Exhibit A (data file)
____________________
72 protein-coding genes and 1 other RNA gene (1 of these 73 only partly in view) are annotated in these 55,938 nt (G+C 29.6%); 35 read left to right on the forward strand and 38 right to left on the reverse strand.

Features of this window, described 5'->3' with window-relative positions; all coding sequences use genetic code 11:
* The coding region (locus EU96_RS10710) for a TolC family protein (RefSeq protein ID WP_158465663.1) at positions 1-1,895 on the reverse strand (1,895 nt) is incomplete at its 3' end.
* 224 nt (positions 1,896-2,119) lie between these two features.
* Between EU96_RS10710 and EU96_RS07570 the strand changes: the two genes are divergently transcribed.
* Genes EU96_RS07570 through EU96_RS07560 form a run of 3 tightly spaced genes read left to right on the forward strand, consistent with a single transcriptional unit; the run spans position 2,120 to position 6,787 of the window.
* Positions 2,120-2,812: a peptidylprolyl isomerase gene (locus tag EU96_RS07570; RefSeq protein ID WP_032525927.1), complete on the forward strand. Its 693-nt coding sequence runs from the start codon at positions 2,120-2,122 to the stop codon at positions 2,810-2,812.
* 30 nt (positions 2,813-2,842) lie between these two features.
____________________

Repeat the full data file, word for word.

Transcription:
72 protein-coding genes and 1 other RNA gene (1 of these 73 only partly in view) are annotated in these 55,938 nt (G+C 29.6%); 35 read left to right on the forward strand and 38 right to left on the reverse strand.

Features of this window, described 5'->3' with window-relative positions; all coding sequences use genetic code 11:
* The coding region (locus EU96_RS10710) for a TolC family protein (RefSeq protein ID WP_158465663.1) at positions 1-1,895 on the reverse strand (1,895 nt) is incomplete at its 3' end.
* 224 nt (positions 1,896-2,119) lie between these two features.
* Between EU96_RS10710 and EU96_RS07570 the strand changes: the two genes are divergently transcribed.
* Genes EU96_RS07570 through EU96_RS07560 form a run of 3 tightly spaced genes read left to right on the forward strand, consistent with a single transcriptional unit; the run spans position 2,120 to position 6,787 of the window.
* Positions 2,120-2,812: a peptidylprolyl isomerase gene (locus tag EU96_RS07570; RefSeq protein ID WP_032525927.1), complete on the forward strand. Its 693-nt coding sequence runs from the start codon at positions 2,120-2,122 to the stop codon at positions 2,810-2,812.
* 30 nt (positions 2,813-2,842) lie between these two features.